The Gillentown trailhead is on W Sycamore Rd not Bombarger Rd. We had to look around for the trail and found it at the Snow Shoe Rails to Trails Memorial. We were able to turn right from there and ride to Clarence and back, a distance of 7 miles round trip. If you turn left the trail is rough and stony. Very difficult by bike. We turned back a mile into it. And it is impossible to ride from one end of the trail to the other due to a bridge out. ATVs use this trail. I would not try it again.
Walked this trail last weekend and found it refreshing and relaxing. Lots of nice wide paths and well maintained.
We parked on side of the trail in Van. We got on the trail along Route 322. You can see where the trail would go across the road in connect (through the woods) to the Sandy Creek trail.
There isn't a designated parking lot, just pull off of the trail. The trail is in PA State Game Lands #45. We went along the trail from Van towards Shippenville.
Trail is mostly flat except a slight grade uphill from Van towards Shippenville. Surface is mostly gravel with some dirt.
It is bikeable on a mountain bike but wouldn't advise on a street bike. A wheelchair would be challenging but is doable.
I started from the very south end of the trail off of Triangle Tech Road on 10/21/2017 and biked uphill from here to the end of the trail. The surface is comprised of small gravel; not crushed limestone. The trail passes thru rock cuts with a nice tree canopy for the 1st three miles with lots of glacier rocks nestled in the woods next to the trail. At mile #3, the trail opens up very briefly before entering back into seclusion. You will cross over Wolf Run several times via 3 bridges. There are 4 mileposts on the trail but they are not accurate; distance between mileposts is less than a mile. There are several picnic tables along the way nestled between the trail and the embankment of the cuts. Occasionally, one will get a glimpse of the BP&R Railroad tracks that parallel the trail on its west side. The only complaint that I have regarding this trail is the trail surface itself. Most Rail-Trails use a fine crushed limestone that is rolled making for a firm riding surface with minimal resistance. The surface of this trail however was comprised of small gravel which offered more resistance and frequent fishtailing. I found this trail absolutely gorgeous and it is well worth the trip to experience it.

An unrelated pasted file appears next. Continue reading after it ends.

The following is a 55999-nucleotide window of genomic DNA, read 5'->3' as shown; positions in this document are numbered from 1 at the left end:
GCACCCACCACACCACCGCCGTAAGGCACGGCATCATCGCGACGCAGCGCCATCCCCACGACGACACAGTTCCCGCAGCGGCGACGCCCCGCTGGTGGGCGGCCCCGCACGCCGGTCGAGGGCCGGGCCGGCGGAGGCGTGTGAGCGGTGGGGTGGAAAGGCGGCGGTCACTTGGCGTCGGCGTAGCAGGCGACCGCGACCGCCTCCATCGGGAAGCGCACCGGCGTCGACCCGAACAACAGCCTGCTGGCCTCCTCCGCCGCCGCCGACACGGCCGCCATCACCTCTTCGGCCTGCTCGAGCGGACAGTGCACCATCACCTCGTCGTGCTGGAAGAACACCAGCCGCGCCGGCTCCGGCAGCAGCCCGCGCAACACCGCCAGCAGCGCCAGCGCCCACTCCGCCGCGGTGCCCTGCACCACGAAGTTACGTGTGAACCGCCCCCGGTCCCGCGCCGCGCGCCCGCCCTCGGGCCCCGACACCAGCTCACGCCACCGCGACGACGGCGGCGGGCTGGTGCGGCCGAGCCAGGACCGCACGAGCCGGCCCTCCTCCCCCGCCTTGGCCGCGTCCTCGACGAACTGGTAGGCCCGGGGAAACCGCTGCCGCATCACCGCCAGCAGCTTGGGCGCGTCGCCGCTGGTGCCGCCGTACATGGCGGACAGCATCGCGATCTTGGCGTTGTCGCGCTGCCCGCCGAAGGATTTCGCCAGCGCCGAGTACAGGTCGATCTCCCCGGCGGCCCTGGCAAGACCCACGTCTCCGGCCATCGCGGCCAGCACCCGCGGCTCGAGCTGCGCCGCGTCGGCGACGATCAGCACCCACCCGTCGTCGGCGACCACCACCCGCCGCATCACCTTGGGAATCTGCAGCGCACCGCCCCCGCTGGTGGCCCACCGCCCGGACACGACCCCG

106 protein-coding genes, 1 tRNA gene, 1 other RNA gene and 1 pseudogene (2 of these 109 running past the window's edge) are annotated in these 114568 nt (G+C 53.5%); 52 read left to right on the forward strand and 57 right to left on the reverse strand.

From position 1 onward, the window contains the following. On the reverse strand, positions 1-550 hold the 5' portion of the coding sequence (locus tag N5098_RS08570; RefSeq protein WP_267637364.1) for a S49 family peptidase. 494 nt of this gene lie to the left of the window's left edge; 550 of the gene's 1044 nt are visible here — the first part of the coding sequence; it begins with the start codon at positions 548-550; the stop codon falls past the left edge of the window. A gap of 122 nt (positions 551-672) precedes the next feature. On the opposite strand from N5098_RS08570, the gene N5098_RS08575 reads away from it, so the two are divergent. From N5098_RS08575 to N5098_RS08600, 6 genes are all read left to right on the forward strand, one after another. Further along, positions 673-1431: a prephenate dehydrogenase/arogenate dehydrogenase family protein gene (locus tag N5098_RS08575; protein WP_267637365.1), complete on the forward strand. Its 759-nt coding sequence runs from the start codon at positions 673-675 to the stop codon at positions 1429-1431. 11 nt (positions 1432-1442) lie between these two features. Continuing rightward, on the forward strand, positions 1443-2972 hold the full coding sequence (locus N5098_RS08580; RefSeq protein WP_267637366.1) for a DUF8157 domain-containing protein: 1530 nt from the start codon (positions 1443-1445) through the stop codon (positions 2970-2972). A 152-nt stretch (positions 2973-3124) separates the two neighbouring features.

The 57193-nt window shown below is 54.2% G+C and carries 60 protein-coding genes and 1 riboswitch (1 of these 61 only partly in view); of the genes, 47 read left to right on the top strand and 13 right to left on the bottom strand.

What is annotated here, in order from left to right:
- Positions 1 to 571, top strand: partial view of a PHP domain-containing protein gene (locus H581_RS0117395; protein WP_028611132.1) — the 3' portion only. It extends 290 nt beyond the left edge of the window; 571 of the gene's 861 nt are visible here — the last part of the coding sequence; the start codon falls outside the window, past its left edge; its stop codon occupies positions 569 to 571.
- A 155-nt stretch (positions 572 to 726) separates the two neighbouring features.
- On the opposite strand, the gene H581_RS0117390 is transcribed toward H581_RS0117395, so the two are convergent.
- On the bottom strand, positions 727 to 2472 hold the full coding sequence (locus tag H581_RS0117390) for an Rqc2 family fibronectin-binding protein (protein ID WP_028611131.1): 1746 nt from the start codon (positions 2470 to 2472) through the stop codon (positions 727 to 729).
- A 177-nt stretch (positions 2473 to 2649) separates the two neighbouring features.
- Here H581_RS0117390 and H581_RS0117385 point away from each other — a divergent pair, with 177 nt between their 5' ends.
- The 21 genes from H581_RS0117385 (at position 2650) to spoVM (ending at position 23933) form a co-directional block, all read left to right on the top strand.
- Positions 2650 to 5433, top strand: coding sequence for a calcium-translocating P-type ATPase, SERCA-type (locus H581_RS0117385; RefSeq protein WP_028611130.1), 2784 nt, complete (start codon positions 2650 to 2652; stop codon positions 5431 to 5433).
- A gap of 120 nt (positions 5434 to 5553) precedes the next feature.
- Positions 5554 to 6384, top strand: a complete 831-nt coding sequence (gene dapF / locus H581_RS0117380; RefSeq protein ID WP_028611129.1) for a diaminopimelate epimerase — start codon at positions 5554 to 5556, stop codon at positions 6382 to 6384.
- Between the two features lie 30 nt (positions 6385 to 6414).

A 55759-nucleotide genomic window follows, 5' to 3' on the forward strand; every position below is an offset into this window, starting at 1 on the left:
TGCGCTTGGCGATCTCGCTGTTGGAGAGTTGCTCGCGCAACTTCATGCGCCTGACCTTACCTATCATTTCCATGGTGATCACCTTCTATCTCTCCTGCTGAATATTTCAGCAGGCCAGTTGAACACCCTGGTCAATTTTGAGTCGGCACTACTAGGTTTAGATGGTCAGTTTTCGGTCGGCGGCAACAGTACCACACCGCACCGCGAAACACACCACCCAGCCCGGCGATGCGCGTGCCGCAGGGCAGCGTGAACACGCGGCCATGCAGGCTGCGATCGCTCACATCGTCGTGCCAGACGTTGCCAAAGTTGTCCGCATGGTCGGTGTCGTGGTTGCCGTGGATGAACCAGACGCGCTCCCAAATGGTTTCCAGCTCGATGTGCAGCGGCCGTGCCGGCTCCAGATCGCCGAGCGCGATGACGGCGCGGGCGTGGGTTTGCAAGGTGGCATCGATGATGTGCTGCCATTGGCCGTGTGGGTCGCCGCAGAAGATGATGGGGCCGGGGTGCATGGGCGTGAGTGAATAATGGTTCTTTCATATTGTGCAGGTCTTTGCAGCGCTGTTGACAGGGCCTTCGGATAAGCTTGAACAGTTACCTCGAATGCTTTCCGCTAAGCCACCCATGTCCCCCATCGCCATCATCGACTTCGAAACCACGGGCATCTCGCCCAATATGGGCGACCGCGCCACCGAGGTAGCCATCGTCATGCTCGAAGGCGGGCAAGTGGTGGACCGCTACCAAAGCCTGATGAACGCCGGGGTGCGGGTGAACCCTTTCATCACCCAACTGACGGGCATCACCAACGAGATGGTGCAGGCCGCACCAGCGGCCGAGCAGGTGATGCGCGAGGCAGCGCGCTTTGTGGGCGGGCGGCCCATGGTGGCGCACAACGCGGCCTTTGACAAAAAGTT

This trail is only an hour and a half away from home and it was awesome. Weather was perfect
I rode almost all of this trail Thursday and Friday 10/19 10/20 The surface of the trail was excellent all packed small limestone except for one little spot at New Bethlehem where they took out a railroad bridge that you could easily bypass this by riding down route 28 a short 1/4 mile.
Thursday I started in New Bethlehem. There is a giant eagle there at the end of the trail in Brookville. Make sure you by something to eat and drink because there are few places with food along the trail rode new Bethlehem west to climax tunnel turn around to Brookville city back to New B total miles 51
Stayed at super 8 Brookville PA it was really quiet there is a buffet near the hotel yum
Friday I passed by the trail in Sligo the trail is not improved. Might need a ATB for this area I decided to drive all the way to Phillipston and found the extremely nice trailhead. maps and plenty of parking plus a large port a potty to change you clothes in. Passed by the coaling tower and followed redbank all the way to climax tunnel bypass. I was out of snacks so I decided to keep riding up the steep road and down the tunnel bypass toward New Bethlehem. Stopped at lifesaver gas station for a foot long sub cookies and large Gatorade. There were lots of leaves on the trail did not see much wildlife the trail is more remote than what I am used to. Returned to Phillipston miles 49 checked out the Armstrong trail also.
The Five Bridges Trail is rough, swampy and somewhat isolated- which is exactly what makes it so awesome. I drove 80 miles to ride this trail and it didn't disappoint. This is a perfect trail for anyone who has a bike capable of handling mildly rough terrain and enjoys being in nature. I felt like I was exploring and not just cruising a bike path. It goes through wooded areas and wetland. I'm hoping this trail stays the way it is and doesn't get smoothed and groomed making like most of the other rail trails. Variety is a good thing.If you have a mountain or a fat bike and want a scenic but easy ride you should give this trail a try.
An adventure waiting to happen